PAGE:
Oh boy. In an odd turn of events, the past has been altered in Etheria, resulting in the original four heroes being once more tasked with playing tower defense with the crystals in a world both familiar, and ever so slightly different. An odd way to set the tone in Dungeon Defenders: Awakened, although based on my time with the beta, they’ve certainly got the “it’s the original Dungeon Defenders, except not really“ bit down. Which just might turn out to be pretty great.
Now, if you, like me, have fond memories of the original Dungeon Defenders, this odd mix of old and new just might be what the doctor ordered for that tower defense/RPG hybrid fix. Maybe. That’s how I went into the beta, expecting something akin to a remaster/remake blend, and what I experienced as explosive traps blew up, lightning auras electrocuted my foes while and fiery flame towers set them ablaze… was just that. A reskin of the awesome 2011 entry with a new coat of paint, UI tweaks, improved controls, and likely other things too – apologies, but it has simply been too long since I delved deeply into Dungeon Defenders to give a proper in-depth comparison with Dungeon Defenders: Awakened. That said, do keep in mind that this here article is based on a pre-release beta, so much akin to the contents of an Early Access title, a lot can and probably will change between what I experienced and the launch build.
Speaking of which, while I was able to jump right into the action, building traps, auras, barricades, etc. familiar to anyone who’s played the original or its sequel, Dungeon Defenders II, and have fun, I’d be lying if I said it was smooth sailing from the get-go. Seeing how what we have here is obviously built on the foundation of the very first game in the series, certain things are inevitably going to feel dated at this point. But at the same time, it’s not a remaster so much as a remake, if anything, meaning Chromatic Games oughta be a bit less strict in regards to changing certain aspects. An example of this would be how when building, you are unable to swap between traps by simply pressing its corresponding key bind, forcing you to press the esc key and then select something else. I know, it sounds minor and it probably is, but it can get rather frustrating when you simply want to be done building so you can open the floodgates. And believe me, once your characters have been leveled sufficiently to unlock their entire arsenal, there’ll be a lot of building going on.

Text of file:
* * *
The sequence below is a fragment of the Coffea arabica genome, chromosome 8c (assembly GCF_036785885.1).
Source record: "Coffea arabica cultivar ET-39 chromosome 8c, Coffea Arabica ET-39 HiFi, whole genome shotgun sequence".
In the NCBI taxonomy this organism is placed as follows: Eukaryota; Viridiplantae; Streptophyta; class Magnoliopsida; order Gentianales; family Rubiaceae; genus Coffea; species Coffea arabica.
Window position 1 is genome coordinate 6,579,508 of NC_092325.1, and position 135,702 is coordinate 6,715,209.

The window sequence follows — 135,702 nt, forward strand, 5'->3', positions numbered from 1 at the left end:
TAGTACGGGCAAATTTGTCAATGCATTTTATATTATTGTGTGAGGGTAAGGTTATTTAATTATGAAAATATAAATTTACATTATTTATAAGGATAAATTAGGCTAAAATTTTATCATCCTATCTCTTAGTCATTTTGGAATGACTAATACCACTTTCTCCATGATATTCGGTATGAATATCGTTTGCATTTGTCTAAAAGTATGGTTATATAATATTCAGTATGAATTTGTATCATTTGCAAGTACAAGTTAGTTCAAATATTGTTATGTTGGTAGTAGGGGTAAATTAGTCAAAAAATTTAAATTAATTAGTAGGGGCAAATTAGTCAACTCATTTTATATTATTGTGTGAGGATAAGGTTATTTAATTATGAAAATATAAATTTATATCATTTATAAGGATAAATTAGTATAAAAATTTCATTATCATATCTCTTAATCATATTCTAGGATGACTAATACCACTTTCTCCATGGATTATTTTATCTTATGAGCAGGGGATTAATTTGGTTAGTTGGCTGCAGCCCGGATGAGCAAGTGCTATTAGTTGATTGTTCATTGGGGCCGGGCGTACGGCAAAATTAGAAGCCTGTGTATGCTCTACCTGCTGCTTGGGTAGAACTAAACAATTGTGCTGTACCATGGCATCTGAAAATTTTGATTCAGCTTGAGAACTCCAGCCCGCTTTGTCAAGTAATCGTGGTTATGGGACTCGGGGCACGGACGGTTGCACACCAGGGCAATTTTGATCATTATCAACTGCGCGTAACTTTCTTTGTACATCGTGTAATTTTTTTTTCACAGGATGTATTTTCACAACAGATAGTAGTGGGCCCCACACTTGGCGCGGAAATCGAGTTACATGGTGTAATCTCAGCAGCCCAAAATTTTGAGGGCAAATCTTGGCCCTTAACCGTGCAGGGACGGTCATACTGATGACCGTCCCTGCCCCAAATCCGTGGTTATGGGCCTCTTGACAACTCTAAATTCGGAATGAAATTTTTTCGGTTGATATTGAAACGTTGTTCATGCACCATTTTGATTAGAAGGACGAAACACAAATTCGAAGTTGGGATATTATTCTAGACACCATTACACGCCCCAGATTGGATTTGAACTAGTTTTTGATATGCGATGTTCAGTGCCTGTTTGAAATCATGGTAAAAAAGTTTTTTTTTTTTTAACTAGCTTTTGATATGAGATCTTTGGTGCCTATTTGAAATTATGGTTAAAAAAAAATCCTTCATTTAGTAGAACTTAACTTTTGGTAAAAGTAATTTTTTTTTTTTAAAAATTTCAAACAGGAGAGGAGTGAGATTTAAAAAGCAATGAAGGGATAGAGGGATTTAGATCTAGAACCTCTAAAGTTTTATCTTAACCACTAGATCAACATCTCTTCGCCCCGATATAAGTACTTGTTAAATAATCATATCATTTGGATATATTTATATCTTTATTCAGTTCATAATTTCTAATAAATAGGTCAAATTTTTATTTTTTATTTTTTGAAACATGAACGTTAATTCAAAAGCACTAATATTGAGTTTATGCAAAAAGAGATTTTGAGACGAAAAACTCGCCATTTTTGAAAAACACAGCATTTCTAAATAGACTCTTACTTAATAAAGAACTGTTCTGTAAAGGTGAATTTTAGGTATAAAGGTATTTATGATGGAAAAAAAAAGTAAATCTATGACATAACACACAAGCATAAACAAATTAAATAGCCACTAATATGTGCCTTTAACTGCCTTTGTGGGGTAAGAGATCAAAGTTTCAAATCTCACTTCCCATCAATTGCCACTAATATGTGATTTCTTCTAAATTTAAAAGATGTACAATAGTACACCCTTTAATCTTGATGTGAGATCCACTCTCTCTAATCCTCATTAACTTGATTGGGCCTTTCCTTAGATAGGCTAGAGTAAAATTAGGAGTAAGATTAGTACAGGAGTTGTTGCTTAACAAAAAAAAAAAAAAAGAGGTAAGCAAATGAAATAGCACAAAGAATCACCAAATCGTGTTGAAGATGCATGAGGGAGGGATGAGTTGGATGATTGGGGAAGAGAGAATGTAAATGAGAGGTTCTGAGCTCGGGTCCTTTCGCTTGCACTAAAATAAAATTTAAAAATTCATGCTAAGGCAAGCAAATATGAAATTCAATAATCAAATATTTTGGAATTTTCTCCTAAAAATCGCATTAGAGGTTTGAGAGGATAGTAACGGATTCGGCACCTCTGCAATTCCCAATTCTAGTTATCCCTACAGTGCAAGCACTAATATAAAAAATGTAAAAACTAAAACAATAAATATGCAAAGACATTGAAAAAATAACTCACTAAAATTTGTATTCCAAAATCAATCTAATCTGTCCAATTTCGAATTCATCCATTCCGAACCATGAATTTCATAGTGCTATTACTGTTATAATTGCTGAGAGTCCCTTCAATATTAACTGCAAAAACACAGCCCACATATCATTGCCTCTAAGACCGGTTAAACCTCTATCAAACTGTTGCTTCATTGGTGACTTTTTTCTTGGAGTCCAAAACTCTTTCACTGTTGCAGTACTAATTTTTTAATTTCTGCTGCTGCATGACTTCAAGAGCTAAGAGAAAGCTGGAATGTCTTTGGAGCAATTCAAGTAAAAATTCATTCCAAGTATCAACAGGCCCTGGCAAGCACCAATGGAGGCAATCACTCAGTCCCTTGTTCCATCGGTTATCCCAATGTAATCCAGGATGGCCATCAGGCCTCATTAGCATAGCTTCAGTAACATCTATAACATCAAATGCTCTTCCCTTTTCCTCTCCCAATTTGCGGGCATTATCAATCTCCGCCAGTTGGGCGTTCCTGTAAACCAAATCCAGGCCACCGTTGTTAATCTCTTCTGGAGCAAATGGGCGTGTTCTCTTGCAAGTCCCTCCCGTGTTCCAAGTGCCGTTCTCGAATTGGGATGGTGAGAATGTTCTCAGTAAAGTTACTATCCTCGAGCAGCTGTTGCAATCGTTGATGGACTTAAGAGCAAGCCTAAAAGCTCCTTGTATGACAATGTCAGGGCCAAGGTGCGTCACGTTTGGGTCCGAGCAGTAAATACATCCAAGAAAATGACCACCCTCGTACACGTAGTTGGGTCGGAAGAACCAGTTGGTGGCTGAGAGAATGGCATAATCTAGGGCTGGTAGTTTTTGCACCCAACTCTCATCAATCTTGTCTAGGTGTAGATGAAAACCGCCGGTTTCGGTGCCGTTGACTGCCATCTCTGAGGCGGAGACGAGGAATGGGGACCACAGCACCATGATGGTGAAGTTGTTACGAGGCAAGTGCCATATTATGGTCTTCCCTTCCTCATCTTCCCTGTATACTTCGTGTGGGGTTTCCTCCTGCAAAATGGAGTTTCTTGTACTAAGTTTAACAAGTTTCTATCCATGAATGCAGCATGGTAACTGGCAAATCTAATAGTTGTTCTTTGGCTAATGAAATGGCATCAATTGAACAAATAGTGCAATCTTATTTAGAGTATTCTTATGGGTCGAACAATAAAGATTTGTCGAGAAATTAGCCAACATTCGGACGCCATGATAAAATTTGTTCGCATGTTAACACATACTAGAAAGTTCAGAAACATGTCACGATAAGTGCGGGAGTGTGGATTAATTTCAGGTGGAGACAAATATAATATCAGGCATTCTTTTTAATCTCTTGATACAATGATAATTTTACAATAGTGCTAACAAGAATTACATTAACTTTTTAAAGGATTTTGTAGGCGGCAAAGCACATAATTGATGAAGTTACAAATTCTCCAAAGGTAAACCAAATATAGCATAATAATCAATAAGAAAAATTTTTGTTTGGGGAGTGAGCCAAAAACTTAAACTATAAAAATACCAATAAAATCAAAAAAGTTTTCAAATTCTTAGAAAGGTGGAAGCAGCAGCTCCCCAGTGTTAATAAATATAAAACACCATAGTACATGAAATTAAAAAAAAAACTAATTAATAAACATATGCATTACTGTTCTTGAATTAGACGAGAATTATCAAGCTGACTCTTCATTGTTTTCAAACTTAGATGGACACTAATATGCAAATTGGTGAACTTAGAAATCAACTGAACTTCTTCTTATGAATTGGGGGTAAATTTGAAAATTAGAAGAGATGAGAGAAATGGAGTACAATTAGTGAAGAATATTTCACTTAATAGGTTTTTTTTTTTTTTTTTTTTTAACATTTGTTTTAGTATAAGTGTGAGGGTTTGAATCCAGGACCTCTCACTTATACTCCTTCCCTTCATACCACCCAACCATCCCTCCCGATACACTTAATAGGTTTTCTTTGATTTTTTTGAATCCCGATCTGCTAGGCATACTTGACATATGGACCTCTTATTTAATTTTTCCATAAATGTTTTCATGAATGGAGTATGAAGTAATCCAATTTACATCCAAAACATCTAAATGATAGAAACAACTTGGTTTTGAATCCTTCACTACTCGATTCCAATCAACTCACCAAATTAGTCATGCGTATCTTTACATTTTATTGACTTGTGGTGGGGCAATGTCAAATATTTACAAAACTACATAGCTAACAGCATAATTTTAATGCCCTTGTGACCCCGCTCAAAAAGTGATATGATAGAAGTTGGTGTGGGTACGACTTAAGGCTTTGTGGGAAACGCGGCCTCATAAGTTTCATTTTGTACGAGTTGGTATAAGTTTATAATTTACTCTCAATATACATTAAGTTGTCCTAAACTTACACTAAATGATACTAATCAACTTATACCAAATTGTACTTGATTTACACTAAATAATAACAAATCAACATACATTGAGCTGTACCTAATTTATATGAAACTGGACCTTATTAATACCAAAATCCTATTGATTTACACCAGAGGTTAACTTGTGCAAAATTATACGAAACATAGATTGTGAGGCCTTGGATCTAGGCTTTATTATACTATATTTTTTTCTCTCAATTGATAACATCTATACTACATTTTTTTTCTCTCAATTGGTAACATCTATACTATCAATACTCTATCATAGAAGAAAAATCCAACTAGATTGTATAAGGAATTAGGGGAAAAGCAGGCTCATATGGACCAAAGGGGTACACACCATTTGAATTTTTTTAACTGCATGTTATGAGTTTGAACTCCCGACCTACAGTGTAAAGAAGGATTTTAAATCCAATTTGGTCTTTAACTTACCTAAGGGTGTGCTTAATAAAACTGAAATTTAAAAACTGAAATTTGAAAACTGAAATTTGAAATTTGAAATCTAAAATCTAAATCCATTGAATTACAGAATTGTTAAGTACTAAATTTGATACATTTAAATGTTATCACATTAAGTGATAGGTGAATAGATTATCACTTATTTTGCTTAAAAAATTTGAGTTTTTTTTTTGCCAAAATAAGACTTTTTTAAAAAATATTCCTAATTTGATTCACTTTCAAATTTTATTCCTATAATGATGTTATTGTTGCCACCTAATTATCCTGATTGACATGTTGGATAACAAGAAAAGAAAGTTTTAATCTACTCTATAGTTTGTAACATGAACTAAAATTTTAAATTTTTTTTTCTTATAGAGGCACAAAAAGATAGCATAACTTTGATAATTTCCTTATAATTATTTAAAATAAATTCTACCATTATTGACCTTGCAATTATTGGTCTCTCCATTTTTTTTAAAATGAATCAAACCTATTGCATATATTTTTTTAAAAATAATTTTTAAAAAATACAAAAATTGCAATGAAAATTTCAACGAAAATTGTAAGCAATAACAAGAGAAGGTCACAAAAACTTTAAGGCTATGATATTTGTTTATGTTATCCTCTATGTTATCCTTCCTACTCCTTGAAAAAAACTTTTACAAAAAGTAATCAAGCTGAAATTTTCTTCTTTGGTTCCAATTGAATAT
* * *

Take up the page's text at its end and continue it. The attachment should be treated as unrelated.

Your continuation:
Beta is currently scheduled to run for roughly three weeks! Starting on November 22nd and ending on 13th, this gives us a great window to gather feedback and be able to make necessary changes before launching in February.
Even more so once you’re ‘done’ with the campaign, all four maps in the beta unlocked, after which its time to grind away in the only other mode available (again, in the beta): survival! This is where your mettle will truly be tested, twenty-five waves awaiting in each round with an increase not only in enemy strength and variety, but also numbers. Thought ogres, wyverns and those pesky exploding kobolds were troublesome? You’re gonna love the late-game additions then. I won’t spoil their behavior here, but to say that… well, they’re nasty. Oh, on a somewhat related note, another thing that would be incredibly useful to have in Dungeon Defenders: Awakened is the ability to swap between every hero in your deck during combat. While the apprentice does seem like the hero of choice for helping mow down baddies in my experience, it would still be nice to at least have the option of swapping to the squire for some melee fun. Just give us the option. Please?
On a more positive note, every hero has the ability to double jump this time around, which is incredibly useful for rapid traversal of terrain, should one or more defenses require repairs. Which brings me to something intentionally excluded from the beta. Something pretty darn important, its absence downright boggling: the minimap, of all things! As such, the only way to tell if the enemy has broken through is to… well… move around a lot or find a really good vantage point. Peculiar feature to down prioritize, no matter how you look at it. Except you can’t. Because it’s not there! The minimap that is. Right. Anyway, let’s move on.
So, beta being beta, you’d probably expect a few bugs, right? Yeah. Me too. Didn’t really encounter any though, but with only four maps, two modes and three difficulty levels available, there’s not really a whole lot to playtest either. It’d probably be more accurate to call this a demo than a beta, although that’s hairsplitting, really. Besides, the beta had enough for me to write the 800-ish words impressions piece you’re currently reading, so while the slice wasn’t as large as I would have liked, it was still… substantial.